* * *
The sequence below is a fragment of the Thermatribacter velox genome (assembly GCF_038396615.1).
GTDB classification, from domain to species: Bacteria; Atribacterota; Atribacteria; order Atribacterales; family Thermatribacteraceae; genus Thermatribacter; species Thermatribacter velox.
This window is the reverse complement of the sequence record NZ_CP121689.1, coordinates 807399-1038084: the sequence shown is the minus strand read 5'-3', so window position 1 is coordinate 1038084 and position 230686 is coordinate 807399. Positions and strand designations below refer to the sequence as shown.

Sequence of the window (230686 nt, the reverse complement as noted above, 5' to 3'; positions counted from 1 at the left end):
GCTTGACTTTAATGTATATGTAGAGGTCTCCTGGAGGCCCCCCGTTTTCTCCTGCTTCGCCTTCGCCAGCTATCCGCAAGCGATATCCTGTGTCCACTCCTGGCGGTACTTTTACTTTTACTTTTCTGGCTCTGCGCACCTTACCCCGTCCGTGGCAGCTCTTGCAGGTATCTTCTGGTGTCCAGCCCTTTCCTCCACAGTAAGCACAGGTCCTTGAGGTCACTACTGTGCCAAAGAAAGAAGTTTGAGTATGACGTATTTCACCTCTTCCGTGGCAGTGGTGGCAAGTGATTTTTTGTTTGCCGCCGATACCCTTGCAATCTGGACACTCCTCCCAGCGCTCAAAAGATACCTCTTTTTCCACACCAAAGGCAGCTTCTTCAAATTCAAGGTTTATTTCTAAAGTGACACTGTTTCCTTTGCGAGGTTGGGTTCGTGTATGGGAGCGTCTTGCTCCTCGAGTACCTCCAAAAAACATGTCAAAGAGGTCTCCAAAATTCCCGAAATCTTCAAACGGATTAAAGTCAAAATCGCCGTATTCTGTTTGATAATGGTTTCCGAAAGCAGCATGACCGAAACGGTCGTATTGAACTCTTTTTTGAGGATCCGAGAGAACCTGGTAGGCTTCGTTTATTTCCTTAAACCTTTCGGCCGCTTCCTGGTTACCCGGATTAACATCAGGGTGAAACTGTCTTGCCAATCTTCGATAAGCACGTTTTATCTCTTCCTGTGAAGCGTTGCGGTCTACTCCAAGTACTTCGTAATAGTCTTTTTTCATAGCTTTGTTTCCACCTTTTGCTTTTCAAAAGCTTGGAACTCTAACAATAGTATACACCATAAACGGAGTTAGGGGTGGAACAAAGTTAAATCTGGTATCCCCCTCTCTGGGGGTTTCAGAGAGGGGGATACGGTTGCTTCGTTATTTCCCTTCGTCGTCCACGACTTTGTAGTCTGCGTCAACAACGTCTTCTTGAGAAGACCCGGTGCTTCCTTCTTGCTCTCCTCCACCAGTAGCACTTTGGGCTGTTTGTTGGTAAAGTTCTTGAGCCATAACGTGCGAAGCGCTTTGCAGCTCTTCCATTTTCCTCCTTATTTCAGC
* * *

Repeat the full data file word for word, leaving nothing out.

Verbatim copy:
The sequence below is a fragment of the Thermatribacter velox genome (assembly GCF_038396615.1).
GTDB classification, from domain to species: Bacteria; Atribacterota; Atribacteria; order Atribacterales; family Thermatribacteraceae; genus Thermatribacter; species Thermatribacter velox.
This window is the reverse complement of the sequence record NZ_CP121689.1, coordinates 807399-1038084: the sequence shown is the minus strand read 5'-3', so window position 1 is coordinate 1038084 and position 230686 is coordinate 807399. Positions and strand designations below refer to the sequence as shown.

Sequence of the window (230686 nt, the reverse complement as noted above, 5' to 3'; positions counted from 1 at the left end):
GCTTGACTTTAATGTATATGTAGAGGTCTCCTGGAGGCCCCCCGTTTTCTCCTGCTTCGCCTTCGCCAGCTATCCGCAAGCGATATCCTGTGTCCACTCCTGGCGGTACTTTTACTTTTACTTTTCTGGCTCTGCGCACCTTACCCCGTCCGTGGCAGCTCTTGCAGGTATCTTCTGGTGTCCAGCCCTTTCCTCCACAGTAAGCACAGGTCCTTGAGGTCACTACTGTGCCAAAGAAAGAAGTTTGAGTATGACGTATTTCACCTCTTCCGTGGCAGTGGTGGCAAGTGATTTTTTGTTTGCCGCCGATACCCTTGCAATCTGGACACTCCTCCCAGCGCTCAAAAGATACCTCTTTTTCCACACCAAAGGCAGCTTCTTCAAATTCAAGGTTTATTTCTAAAGTGACACTGTTTCCTTTGCGAGGTTGGGTTCGTGTATGGGAGCGTCTTGCTCCTCGAGTACCTCCAAAAAACATGTCAAAGAGGTCTCCAAAATTCCCGAAATCTTCAAACGGATTAAAGTCAAAATCGCCGTATTCTGTTTGATAATGGTTTCCGAAAGCAGCATGACCGAAACGGTCGTATTGAACTCTTTTTTGAGGATCCGAGAGAACCTGGTAGGCTTCGTTTATTTCCTTAAACCTTTCGGCCGCTTCCTGGTTACCCGGATTAACATCAGGGTGAAACTGTCTTGCCAATCTTCGATAAGCACGTTTTATCTCTTCCTGTGAAGCGTTGCGGTCTACTCCAAGTACTTCGTAATAGTCTTTTTTCATAGCTTTGTTTCCACCTTTTGCTTTTCAAAAGCTTGGAACTCTAACAATAGTATACACCATAAACGGAGTTAGGGGTGGAACAAAGTTAAATCTGGTATCCCCCTCTCTGGGGGTTTCAGAGAGGGGGATACGGTTGCTTCGTTATTTCCCTTCGTCGTCCACGACTTTGTAGTCTGCGTCAACAACGTCTTCTTGAGAAGACCCGGTGCTTCCTTCTTGCTCTCCTCCACCAGTAGCACTTTGGGCTGTTTGTTGGTAAAGTTCTTGAGCCATAACGTGCGAAGCGCTTTGCAGCTCTTCCATTTTCCTCCTTATTTCAGC